The Hockey Stick

When we look at the Hockey Stick, we see some bumps. Some warmer times, and some cooler times. What really stands out is that in the last 50 years or so, we see a dramatic increase in temperature to things warmer than they’ve ever been. If you eyeball a line through the entire pattern, it seems basically flat, except for that last bit. There’s a sharp turn, and our little line looks a lot like a hockey stick.

A Hockey Stick

Is the Hockey Stick real?

One of the greatest topics of debate is whether or not the Hockey Stick is ‘real’ or just a statistical accident, a reflection of poor thermometry, or just part of the Earth’s natural cycles.

If you go to this post, the statistical argument is discussed. The take-home message is that even with error bars on the individual data points making up the Hockey Stick, the pattern still exists.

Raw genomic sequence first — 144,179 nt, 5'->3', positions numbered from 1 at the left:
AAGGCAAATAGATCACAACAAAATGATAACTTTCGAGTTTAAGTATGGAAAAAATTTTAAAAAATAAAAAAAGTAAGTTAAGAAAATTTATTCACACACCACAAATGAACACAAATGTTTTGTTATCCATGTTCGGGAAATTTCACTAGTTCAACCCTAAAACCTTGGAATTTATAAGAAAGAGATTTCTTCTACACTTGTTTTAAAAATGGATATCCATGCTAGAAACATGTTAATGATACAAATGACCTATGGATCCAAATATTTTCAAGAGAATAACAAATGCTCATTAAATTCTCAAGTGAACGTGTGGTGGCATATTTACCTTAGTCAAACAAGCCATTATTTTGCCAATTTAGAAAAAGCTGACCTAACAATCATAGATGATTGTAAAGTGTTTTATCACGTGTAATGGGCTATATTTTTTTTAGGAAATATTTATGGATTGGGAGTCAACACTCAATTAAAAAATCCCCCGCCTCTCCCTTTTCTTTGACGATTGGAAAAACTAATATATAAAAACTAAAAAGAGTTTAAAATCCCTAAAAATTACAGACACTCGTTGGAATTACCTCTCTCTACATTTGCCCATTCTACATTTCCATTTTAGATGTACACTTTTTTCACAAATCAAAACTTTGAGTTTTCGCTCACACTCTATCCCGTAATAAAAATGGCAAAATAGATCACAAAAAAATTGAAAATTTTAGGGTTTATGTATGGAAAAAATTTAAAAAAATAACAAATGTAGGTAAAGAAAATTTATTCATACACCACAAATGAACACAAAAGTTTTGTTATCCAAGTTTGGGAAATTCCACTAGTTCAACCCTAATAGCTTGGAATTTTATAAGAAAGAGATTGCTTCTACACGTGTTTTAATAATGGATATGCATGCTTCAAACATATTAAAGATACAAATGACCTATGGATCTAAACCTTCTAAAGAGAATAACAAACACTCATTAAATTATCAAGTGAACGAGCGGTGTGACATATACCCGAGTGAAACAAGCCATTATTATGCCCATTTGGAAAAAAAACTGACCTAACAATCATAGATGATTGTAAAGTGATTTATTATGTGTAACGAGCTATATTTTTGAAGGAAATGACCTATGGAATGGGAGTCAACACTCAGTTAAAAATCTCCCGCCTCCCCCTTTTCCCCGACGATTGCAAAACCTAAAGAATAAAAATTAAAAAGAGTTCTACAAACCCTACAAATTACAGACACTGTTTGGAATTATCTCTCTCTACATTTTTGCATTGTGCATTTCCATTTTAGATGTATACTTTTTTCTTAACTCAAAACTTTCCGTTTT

Error Bars: The term ‘error’ carries the connotation of being ‘wrong.’ In science, however, error is a measure of correctness. It’s a measure of precision. Error takes into account the fact that one instrument might read a little differently than another, or that one scientist might record the data differently. It takes into account all the little things that can cause a single recorded number to be a little less exact. Time of day, weather, sunlight are all things that can cause a thermometer to read a temperature slightly differently than the exact temperature. When you’re compiling data from several sources, you have to account for the variation from place to place. All of this is included in the error bar. Error bars on the Hockey Stick are just saying that “the temperature is this number, or maybe a little warmer or cooler.”